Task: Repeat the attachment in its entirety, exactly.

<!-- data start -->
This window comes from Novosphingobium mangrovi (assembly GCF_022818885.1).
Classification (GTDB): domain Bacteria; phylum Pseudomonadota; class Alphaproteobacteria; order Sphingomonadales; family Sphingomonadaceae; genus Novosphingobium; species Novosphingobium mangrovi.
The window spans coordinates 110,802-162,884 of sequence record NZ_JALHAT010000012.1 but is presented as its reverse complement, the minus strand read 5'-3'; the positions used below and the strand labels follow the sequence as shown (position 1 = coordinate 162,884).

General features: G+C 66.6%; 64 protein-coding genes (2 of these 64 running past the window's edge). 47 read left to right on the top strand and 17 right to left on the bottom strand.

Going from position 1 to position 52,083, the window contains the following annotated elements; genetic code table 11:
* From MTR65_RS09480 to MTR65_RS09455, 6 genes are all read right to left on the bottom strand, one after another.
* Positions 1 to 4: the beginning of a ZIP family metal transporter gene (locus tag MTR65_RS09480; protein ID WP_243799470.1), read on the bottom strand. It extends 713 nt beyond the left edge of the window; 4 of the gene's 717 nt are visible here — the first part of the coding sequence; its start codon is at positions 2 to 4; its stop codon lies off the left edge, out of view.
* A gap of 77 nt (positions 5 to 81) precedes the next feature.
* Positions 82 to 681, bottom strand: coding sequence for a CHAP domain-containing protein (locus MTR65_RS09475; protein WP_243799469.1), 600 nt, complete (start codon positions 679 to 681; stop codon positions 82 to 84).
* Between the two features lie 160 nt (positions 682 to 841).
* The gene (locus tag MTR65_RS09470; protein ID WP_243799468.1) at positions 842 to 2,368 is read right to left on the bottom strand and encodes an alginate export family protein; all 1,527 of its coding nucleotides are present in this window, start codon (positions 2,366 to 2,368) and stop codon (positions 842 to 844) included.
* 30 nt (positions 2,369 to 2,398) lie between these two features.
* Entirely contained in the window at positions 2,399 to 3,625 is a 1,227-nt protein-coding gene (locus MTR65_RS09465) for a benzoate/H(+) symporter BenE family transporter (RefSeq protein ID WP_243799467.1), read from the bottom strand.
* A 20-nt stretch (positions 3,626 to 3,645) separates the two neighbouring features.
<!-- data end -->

This window comes from Novosphingobium mangrovi (assembly GCF_022818885.1).
Classification (GTDB): domain Bacteria; phylum Pseudomonadota; class Alphaproteobacteria; order Sphingomonadales; family Sphingomonadaceae; genus Novosphingobium; species Novosphingobium mangrovi.
The window spans coordinates 110,802-162,884 of sequence record NZ_JALHAT010000012.1 but is presented as its reverse complement, the minus strand read 5'-3'; the positions used below and the strand labels follow the sequence as shown (position 1 = coordinate 162,884).

General features: G+C 66.6%; 64 protein-coding genes (2 of these 64 running past the window's edge). 47 read left to right on the top strand and 17 right to left on the bottom strand.

Going from position 1 to position 52,083, the window contains the following annotated elements; genetic code table 11:
* From MTR65_RS09480 to MTR65_RS09455, 6 genes are all read right to left on the bottom strand, one after another.
* Positions 1 to 4: the beginning of a ZIP family metal transporter gene (locus tag MTR65_RS09480; protein ID WP_243799470.1), read on the bottom strand. It extends 713 nt beyond the left edge of the window; 4 of the gene's 717 nt are visible here — the first part of the coding sequence; its start codon is at positions 2 to 4; its stop codon lies off the left edge, out of view.
* A gap of 77 nt (positions 5 to 81) precedes the next feature.
* Positions 82 to 681, bottom strand: coding sequence for a CHAP domain-containing protein (locus MTR65_RS09475; protein WP_243799469.1), 600 nt, complete (start codon positions 679 to 681; stop codon positions 82 to 84).
* Between the two features lie 160 nt (positions 682 to 841).
* The gene (locus tag MTR65_RS09470; protein ID WP_243799468.1) at positions 842 to 2,368 is read right to left on the bottom strand and encodes an alginate export family protein; all 1,527 of its coding nucleotides are present in this window, start codon (positions 2,366 to 2,368) and stop codon (positions 842 to 844) included.
* 30 nt (positions 2,369 to 2,398) lie between these two features.
* Entirely contained in the window at positions 2,399 to 3,625 is a 1,227-nt protein-coding gene (locus MTR65_RS09465) for a benzoate/H(+) symporter BenE family transporter (RefSeq protein ID WP_243799467.1), read from the bottom strand.
* A 20-nt stretch (positions 3,626 to 3,645) separates the two neighbouring features.